Wisconsin laws are among the weakest in the country when it comes to drunken driving. Two years ago, lawmakers made the biggest changes since the ’80s. This spring, legislators want to try to toughen them again.
Paula Perrin, the seven-time OWI recipient I interviewed for this story, offered a unique perspective that I would never otherwise have known. Her alcohol addiction, she said, was a direct result of her inability to handle stress, especially with relationships. “I didn’t know how to live,” she told me.
Two years sober, Paula says she’s learned to avoid unhealthy relationships as well as alcohol, and to rely on herself instead of others: “I’m very independent now,” she told me. “I don’t rely on other people to make my life, if that makes sense. My happiness is what I make of it. And before, I always thought that other people were the ones that made that happen.”
My point is that the 5th OWI, 7th OWI, 8th OWI headlines we read are about real people, on whom changes in the law will have a very real impact. Having this perspective was important, and I’m very grateful to Paula for sharing her story.
Madison - When Paula Perrin got her first drunken driving ticket in 1993, she laughed it off. Over the next 15 years, she was arrested five more times, jailed, charged with a felony and slapped with a $2,400 fine.
In 2009, she drank and got behind the wheel for the final time.
“I still thought I would not get caught again,” Perrin, 40, recalls. “And I didn’t think I was that (drunk).”
When police pulled her over in 2009, Perrin had a blood alcohol content of 0.19 – more than twice the legal limit . It was her seventh drunken driving offense.
In Wisconsin, multiple OWI cases such as Perrin’s are far from abnormal. So far, the Milwaukee County sheriff’s office reports 343 OWI cases since January, 82 of them third, fourth or fifth offenses. Wisconsin will likely see additional arrests stack up this Fourth of July, a holiday that in past years saw an average 195 OWIs statewide, a holiday number outdone only by New Year’s Day.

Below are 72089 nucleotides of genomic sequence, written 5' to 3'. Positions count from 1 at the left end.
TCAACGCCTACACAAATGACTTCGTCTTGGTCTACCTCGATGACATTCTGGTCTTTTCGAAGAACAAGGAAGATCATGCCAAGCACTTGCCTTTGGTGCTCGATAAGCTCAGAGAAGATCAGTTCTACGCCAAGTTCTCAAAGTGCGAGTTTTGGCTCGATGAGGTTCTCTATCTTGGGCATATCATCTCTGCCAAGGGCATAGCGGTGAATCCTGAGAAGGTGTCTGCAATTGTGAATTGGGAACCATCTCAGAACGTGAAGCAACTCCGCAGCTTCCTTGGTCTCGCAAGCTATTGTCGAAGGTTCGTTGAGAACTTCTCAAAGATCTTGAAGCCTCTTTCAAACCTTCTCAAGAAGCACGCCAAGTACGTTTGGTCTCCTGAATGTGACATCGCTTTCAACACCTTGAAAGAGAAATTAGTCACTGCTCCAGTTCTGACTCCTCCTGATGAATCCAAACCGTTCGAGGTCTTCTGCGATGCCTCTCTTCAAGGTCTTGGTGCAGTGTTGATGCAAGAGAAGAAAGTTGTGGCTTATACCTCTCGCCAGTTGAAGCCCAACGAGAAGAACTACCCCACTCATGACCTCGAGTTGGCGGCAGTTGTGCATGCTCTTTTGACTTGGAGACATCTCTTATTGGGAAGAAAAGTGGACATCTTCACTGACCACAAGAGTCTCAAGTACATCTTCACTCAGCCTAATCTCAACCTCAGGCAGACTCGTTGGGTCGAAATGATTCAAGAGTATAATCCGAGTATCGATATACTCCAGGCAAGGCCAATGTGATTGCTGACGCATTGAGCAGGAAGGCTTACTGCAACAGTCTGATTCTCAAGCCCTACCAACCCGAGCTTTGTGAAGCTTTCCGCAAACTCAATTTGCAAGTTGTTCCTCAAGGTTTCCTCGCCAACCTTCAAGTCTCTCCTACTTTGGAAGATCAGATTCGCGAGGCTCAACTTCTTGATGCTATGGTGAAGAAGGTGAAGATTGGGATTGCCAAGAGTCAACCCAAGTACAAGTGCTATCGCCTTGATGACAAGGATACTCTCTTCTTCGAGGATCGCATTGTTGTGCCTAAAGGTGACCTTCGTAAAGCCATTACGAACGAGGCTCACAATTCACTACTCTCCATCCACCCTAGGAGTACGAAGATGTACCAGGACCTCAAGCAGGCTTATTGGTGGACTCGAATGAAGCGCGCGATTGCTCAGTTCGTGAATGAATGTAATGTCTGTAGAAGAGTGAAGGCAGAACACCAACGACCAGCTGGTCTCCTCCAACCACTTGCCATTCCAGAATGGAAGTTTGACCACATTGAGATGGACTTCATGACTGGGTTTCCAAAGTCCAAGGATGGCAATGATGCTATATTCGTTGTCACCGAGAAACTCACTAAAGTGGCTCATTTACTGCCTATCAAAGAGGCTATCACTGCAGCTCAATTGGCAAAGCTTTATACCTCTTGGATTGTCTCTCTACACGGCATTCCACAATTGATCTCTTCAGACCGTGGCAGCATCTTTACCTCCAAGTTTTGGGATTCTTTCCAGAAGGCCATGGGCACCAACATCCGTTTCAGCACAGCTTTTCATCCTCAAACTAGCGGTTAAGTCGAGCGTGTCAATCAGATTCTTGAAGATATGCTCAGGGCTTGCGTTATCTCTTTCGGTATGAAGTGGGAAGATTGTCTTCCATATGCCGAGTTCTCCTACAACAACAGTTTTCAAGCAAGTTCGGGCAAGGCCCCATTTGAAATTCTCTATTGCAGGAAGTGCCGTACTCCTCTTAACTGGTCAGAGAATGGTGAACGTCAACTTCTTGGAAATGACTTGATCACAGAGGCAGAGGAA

Despite figures such as these, Wisconsin state laws penalizing drunken driving are among the weakest in the nation, a fact some lawmakers want to change.
Sen. Alberta Darling (R-River Hills) is planning to introduce legislation that, among other changes, would make a person’s third OWI a felony. Currently, the felony starts at the fourth OWI conviction within five years.
Darling sought to pass the measure in 2009 but faced opposition from those in the Legislature and state Attorney General J.B. Van Hollen, who were worried about costs attached to the bill. Nonetheless, now that recalls and the collective bargaining dispute have died down, Darling wants to give the legislation another shot.
“We have to get to a point where people are going to think about driving when they’re impaired,” Darling says. “Now is the time to take another look at drunken driving.”
A traffic offense
Under current law, the first drunken driving charge is a traffic offense and gets listed as a crime if a child younger than 16 is in the car. Wisconsin is the only state to treat first offenses this way. Second and third offenses are criminal misdemeanors with fines attached. A person’s fourth OWI within five years is charged as a felony.
For Perrin, the first few offenses were expensive, but not overly problematic. “People didn’t think it was a big deal,” she says.
As for the felony, “It just put me in more stress. I had more bills to pay that I couldn’t handle already.”
A felony comes with a hefty fine, along with jail time and a black mark on a person’s record that makes it difficult to obtain employment.
Until 2009, the felony bar was set at five. Following the Journal Sentinel’s “Wasted in Wisconsin”investigative series, legislators moved the felony to fourth offense, toughened first offenses and required repeat offenders to install ignition interlocks, which prevent a vehicle from starting unless drivers prove their sobriety by blowing into an attached Breathalyzer.
At the time, Darling pushed for tougher penalties but couldn’t find enough support.
“Our laws, even having changed them two years ago, are still much weaker than most others states,” Darling says. “We still have so many repeat offenders.”
All but seven states set OWI felonies at third offense or below. Most states put this within 10 years or more, rather than Wisconsin’s five. The only states with penalties weaker than Wisconsin are those that impose no OWI felonies at all, according to data compiled by the University of Wisconsin Law School’s Resource Center on Impaired Driving.